A complex interplay of environmental and human factors, including ecological, genetic, political and socioeconomic factors, is responsible for the emergence and re-emergence of infectious diseases. These factors often have a distinct effect on children and, as a result, emerging infections can have unique impacts on younger populations in terms of both physical health and mental as well as social wellbeing. Children are the most vulnerable members of our society. In order to best protect them from the impact of emerging infectious diseases, it is imperative to understand how factors that determine disease emergence and emerging diseases themselves can affect the young. This will allow us to focus on the most appropriate measures to not only prevent infection of pediatric populations but also prepare for the treatment and care of children when an infectious disease emerges. Influenza is a prototypical emerging/re-emerging infectious disease. Epidemic influenza re-emerges annually in periods between influenza pandemics. Both epidemic and pandemic influenza can have considerable impacts on the wellbeing of children. For over a decade, we have anticipated the mutation of avian influenza (H5N1) into a virus that can be efficiently transmitted between humans. This has resulted in substantial efforts to prepare for a virulent influenza pandemic. Although the pandemic potential of avian influenza has not (yet) been realized, efforts to prepare for a widespread pandemic have not been in vain. The unexpected emergence and rapid spread of the swine flu [influenza A(H1N1)v] has resulted in a worldwide pandemic that has already had profound effects on children and adults. Schools, day care centers, modern transport and international travel have all facilitated the spread of this new influenza strain. Swine flu exemplifies well how environmental and human factors interact to result in the emergence of an infectious disease with unique impacts on children.
The epidemiology of invasive fungal infections is evolving. Yeasts other than Candida albicans and moulds other than Aspergillus fumigatus have emerged as significant causes of invasive mycoses in severely immunocompromised patients. Whereas in some instances these changes may be related to medical interventions, such as the use of prophylactic antifungal agents, in the majority of cases, they seem to be a consequence of changes in the host. More severe immunosuppression or different types of immune suppression impact both risk and the infections that occur. These factors have altered the epidemiology of infection in organ transplant recipients, premature newborns and critically ill patients. Our review discusses the epidemiology of some fungal infections that have emerged in the past few years, with an emphasis on the potential factors associated with their emergence and on practical implications of these epidemiological changes. In addition, some special characteristics noted in children and neonates are addressed separately.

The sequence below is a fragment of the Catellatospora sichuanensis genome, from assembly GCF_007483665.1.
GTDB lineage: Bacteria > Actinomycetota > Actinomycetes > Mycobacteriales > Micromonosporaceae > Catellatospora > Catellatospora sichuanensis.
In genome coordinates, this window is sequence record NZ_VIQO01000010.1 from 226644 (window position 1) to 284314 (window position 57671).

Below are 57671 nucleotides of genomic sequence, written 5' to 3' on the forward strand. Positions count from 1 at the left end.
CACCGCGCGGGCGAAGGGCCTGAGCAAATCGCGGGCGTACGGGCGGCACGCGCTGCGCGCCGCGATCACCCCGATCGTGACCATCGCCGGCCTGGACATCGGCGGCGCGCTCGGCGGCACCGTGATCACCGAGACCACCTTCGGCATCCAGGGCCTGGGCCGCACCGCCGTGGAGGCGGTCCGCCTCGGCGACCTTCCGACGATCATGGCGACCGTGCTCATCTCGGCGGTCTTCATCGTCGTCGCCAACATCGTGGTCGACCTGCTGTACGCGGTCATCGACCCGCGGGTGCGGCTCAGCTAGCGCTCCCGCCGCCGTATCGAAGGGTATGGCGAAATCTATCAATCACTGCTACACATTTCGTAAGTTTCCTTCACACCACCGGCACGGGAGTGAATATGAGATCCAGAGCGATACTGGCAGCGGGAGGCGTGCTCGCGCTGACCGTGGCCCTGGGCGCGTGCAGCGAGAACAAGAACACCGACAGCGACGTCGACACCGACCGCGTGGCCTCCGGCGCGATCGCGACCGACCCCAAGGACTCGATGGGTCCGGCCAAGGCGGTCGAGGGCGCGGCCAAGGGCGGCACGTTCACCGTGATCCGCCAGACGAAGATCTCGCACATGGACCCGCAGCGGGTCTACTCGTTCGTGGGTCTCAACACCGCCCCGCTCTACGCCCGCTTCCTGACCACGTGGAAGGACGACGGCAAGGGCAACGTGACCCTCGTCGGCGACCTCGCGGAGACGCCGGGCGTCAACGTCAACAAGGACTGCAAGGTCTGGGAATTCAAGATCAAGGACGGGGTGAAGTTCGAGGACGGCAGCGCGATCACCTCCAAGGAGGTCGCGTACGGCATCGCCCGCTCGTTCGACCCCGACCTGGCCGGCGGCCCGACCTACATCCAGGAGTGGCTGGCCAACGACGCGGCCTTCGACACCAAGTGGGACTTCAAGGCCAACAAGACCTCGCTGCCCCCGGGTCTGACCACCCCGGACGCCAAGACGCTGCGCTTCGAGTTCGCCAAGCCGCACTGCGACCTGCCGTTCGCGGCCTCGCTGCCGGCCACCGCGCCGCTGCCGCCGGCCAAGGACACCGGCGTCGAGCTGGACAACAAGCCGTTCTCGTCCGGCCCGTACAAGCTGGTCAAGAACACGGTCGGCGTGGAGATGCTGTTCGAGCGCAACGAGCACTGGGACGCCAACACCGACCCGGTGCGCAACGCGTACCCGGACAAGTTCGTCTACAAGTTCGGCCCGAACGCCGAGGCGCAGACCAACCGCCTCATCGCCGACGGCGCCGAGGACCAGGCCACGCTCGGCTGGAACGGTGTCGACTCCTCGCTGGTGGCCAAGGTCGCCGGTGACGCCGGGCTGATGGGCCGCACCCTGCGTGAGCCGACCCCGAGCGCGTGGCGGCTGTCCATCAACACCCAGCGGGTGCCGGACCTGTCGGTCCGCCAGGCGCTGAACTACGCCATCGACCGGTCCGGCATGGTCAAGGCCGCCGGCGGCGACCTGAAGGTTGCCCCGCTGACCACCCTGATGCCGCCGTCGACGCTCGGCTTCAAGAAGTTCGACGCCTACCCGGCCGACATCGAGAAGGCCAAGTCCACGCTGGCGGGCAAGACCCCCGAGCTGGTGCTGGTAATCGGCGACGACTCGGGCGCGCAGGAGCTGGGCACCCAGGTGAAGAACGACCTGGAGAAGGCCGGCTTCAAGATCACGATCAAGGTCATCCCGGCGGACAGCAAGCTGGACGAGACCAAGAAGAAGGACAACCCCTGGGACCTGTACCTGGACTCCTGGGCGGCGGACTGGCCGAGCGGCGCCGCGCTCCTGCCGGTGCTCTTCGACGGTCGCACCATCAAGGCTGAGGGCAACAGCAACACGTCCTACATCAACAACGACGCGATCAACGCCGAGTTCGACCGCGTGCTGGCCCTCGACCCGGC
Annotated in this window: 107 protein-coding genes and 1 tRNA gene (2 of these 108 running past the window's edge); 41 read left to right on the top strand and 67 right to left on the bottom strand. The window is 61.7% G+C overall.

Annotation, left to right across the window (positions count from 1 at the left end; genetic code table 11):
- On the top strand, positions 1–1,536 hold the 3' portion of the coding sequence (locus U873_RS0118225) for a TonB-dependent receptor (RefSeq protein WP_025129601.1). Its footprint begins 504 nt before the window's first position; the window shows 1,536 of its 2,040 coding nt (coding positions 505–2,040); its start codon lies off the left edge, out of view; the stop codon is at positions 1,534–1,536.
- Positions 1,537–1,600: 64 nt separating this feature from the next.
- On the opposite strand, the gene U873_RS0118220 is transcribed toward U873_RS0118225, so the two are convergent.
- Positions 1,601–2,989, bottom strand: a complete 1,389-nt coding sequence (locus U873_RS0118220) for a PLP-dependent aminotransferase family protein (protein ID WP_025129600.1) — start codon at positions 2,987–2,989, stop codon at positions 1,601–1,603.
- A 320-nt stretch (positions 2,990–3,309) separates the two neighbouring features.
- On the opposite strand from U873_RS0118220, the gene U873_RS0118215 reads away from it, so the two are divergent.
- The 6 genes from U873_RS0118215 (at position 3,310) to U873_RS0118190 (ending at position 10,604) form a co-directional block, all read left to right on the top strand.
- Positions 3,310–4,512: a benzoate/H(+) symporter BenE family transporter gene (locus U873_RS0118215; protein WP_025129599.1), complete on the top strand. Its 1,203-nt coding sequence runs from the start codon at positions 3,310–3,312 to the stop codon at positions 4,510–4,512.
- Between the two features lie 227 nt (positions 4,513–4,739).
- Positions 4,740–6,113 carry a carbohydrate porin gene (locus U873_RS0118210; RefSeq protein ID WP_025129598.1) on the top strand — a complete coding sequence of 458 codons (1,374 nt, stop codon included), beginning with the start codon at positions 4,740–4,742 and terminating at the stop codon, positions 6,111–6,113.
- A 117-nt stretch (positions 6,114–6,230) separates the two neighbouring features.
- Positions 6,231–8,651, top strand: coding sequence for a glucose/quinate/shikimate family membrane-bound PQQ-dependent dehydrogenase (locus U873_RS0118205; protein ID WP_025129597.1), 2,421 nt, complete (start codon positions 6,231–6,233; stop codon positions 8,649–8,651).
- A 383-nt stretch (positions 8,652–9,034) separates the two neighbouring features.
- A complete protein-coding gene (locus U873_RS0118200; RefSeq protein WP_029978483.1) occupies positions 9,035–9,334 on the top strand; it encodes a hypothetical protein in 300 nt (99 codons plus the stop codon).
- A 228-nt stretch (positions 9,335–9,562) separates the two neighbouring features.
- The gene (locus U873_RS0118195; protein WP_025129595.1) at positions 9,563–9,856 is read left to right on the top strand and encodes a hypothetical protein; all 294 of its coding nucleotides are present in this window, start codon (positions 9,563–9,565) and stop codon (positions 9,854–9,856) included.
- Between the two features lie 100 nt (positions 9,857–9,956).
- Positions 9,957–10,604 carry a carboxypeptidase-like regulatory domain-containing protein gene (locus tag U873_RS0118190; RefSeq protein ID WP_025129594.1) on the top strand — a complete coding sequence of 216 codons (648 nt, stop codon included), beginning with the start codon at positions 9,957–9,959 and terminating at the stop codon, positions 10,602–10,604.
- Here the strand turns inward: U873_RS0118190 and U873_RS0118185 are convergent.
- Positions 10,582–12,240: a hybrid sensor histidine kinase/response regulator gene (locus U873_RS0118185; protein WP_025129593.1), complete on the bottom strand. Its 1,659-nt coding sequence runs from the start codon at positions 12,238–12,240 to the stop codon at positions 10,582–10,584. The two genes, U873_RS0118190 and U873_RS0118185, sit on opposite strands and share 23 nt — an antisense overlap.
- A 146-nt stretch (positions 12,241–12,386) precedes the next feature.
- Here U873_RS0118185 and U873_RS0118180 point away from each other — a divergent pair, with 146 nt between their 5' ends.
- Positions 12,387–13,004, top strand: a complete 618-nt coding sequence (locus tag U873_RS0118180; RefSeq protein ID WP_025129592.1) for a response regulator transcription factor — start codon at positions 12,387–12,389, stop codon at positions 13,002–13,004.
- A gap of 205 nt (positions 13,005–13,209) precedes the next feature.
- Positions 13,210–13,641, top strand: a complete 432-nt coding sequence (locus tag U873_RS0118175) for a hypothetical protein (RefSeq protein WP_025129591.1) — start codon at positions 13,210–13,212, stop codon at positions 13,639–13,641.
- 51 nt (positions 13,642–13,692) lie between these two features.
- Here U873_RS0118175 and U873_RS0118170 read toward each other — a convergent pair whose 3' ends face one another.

Tick-borne infections occur worldwide and have been well known for more than 100 years. Some tick-borne diseases are very common while others are extremely rare. Modern molecular genetic techniques (and the wider availability of polymerase chain reaction) have lead to the discovery and classification of new pathogenic agents, especially for the order of Rickettsiales. This review deals with viral, bacterial and protozoal agents that may cause human disease. Most tick bites, and hence the tick-borne diseases, occur during the warmer time of the year. With respect to the natural reservoirs, there is a strong geographic variation among different tick-borne diseases. The history of a tick bite is not always reliable, because a tick bite may go unnoticed. The most common diseases are Lyme borreliosis and tick-borne encephalitis due to a flavivirus. The viral infections more often have neurologic signs of encephalitis, while the rikettsial infections are characterized by fever (biphasic), systemic symptoms of infection and often a rash with petechiae. Some of the tick-borne diseases are preventable by immunization, such as tick-borne encephalitis. The non-viral infections should be treated early with antibiotics, mostly following clinical suspicion, to achieve a satisfactory outcome. Either due to the virulence of the pathogen, non-utilization of preventive measures or due to delayed diagnosis and treatment, mortality rates may vary, but the tick-borne infections still cost lives.